Substance use disorder (SUD) has posed a continuous threat to Americans. In 2020 alone nearly 92,000 people in the U.S. fatally overdosed on drugs (Hopkins Medicine). As a result, 2020 had a record high for fatal drug-related deaths. With more than 20 million known individuals currently struggling with SUD, the issue continues to demand more attention (Hopkins Medicine). Right now, SUD currently impacts 1 in 3 households, leaving almost every person in this country touched by this devastating disorder (The Edge Treatment). The first step in addressing the public health crisis we are currently facing is education on substance use disorder itself. That’s why in this post we’ll cover what substance use disorder is, and how to spot some symptoms that typically accompany SUD. 

What is Substance Use Disorder?

Substance use disorder (SUD) describes a problematic pattern of using alcohol or another substance that results in impairment in daily life or noticeable distress (DSM-5). 

Substance use disorder, commonly referred to as “addiction” or “substance abuse”, has been known by many names. In recent years, the Diagnostic and Statistical Manual of Mental Disorders (DSM) changed the official language to substance use disorder (TPofTampa). This shift was made to reduce the stigma surrounding the language typically used in the recovery industry. Stigma is extremely isolating, and discourages many people from moving forward with treatment (TPofTampa). By emphasizing the person first, and substance use as a disorder this individual suffers from, we are putting emphasis on a people-centric approach. A “substance abuser” incorrectly labels the individual with SUD as deliberately choosing to continue misusing a substance (TPofTampa). This can lead to the individual being punished rather than treated. Not only is it harmful when receiving treatment, but labeling an individual as a ”substance abuser” defines the entire person by their disease. Overall, shifting to using substance use disorder as the preferred term greatly reduces stigma surrounding addiction. Stigma plays a huge role in why some people with substance use disorders avoid or delay seeking treatment, the language matters (TPofTampa). 


Why is It Important to Understand Substance Use Disorder?

We all most likely know someone who struggles with substance use disorder (SUD). Whether it be ourselves, a parent or a dear friend – SUD impacts almost everyone. When supporting yourself or a loved one as recovery is approached it’s EXTREMELY IMPORTANT to understand what SUD is! Having a deeper understanding of this topic helps raise awareness of the disorder that you or someone you love is currently struggling with, and assists in better recognizing the signs and symptoms.

Read on to learn more about some warning signs of substance use disorder, and visit our website here if you or someone you know is ready to receive help.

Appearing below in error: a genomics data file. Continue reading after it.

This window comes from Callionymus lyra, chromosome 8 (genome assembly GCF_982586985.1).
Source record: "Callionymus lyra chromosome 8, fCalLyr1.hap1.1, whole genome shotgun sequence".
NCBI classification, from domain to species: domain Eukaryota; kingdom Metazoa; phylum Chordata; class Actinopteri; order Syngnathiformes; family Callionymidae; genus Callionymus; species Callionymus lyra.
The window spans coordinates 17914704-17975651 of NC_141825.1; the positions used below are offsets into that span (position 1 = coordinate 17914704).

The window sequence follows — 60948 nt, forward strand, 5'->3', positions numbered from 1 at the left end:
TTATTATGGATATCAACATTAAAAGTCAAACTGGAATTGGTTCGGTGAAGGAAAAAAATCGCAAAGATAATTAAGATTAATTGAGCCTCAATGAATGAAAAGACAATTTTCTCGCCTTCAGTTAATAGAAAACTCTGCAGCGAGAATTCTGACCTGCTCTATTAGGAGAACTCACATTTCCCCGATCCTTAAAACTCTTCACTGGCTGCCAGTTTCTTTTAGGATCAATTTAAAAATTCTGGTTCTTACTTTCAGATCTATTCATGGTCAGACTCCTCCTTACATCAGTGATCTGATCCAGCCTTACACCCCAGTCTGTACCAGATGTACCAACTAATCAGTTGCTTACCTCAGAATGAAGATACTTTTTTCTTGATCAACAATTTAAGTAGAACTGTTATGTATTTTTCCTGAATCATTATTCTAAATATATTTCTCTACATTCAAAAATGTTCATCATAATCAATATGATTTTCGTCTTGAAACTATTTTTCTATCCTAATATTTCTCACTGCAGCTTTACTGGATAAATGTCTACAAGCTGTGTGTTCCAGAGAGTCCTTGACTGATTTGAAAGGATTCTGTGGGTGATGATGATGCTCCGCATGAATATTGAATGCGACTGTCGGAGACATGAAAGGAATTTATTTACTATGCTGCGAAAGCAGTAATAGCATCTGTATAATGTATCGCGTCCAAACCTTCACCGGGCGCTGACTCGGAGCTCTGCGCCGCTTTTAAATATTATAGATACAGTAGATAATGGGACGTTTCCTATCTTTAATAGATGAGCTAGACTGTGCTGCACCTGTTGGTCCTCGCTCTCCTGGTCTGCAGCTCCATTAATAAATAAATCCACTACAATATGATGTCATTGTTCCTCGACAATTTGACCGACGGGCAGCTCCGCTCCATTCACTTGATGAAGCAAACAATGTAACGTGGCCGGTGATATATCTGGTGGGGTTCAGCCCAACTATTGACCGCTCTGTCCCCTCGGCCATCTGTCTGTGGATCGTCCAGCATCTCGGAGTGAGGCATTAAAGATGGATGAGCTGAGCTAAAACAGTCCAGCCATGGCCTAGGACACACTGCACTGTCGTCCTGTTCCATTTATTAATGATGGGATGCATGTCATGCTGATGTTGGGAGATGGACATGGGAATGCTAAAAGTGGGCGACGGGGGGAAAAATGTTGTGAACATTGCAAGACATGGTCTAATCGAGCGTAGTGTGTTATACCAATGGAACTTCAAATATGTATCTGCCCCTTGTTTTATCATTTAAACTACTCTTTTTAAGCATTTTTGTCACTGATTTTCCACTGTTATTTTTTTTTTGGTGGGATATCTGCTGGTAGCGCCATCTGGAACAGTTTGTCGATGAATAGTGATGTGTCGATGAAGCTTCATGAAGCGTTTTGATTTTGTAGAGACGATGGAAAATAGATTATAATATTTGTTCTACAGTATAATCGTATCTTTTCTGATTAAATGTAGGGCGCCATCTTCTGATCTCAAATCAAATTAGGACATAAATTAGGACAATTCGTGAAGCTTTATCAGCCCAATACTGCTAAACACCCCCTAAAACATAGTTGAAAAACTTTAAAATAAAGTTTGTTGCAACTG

Symptoms of Substance Use Disorder

Substance use disorder varies from person to person, as do the symptoms. While this list does not include every symptom one might experience, it includes some of the most commonly seen. If you or someone you know may be struggling with substance use disorder, reach out to a healthcare provider or visit our website here. If there is an emergency, please dial 9-1-1 for immediate help.

Symptoms and behaviors include but are not limited to:

  • Feeling that you have to use the drug regularly — daily or even several times a day
  • Having intense urges for the drug that block out any other thoughts
  • Over time, needing more of the drug to get the same effect
  • Taking larger amounts of the drug over a longer period of time than you intended
  • Making certain that you maintain a supply of the drug
  • Spending money on the drug, even though you can’t afford it
  • Not meeting obligations and work responsibilities, or cutting back on social or recreational activities because of drug use
  • Continuing to use the drug, even though you know it’s causing problems in your life or causing you physical or psychological harm
  • Doing things to get the drug that you normally wouldn’t do, such as stealing
  • Driving or doing other risky activities when you’re under the influence of the drug
  • Spending a good deal of time getting the drug, using the drug or recovering from the effects of the drug
  • Failing in your attempts to stop using the drug
    Experiencing withdrawal symptoms when you attempt to stop taking the drug

(Mayo Clinic)


It’s a Lot to Tackle…

It can often be overwhelming when trying to sort through all of the recovery resources available. We’d like to simplify the process a bit. Learning more about substance use disorder and the resources you can rely on in recovery, like peer recovery services, can help you find options that are right for you or a loved one. 


Wanting to Learn More?

If you’re looking to read more about other recovery-related topics, visit our blog to learn about recovery resources like peer recovery services. Recovery is a beautiful thing, and we want to help you reach and maintain it. If you need help finding an option for you or a loved one, reach out now here.


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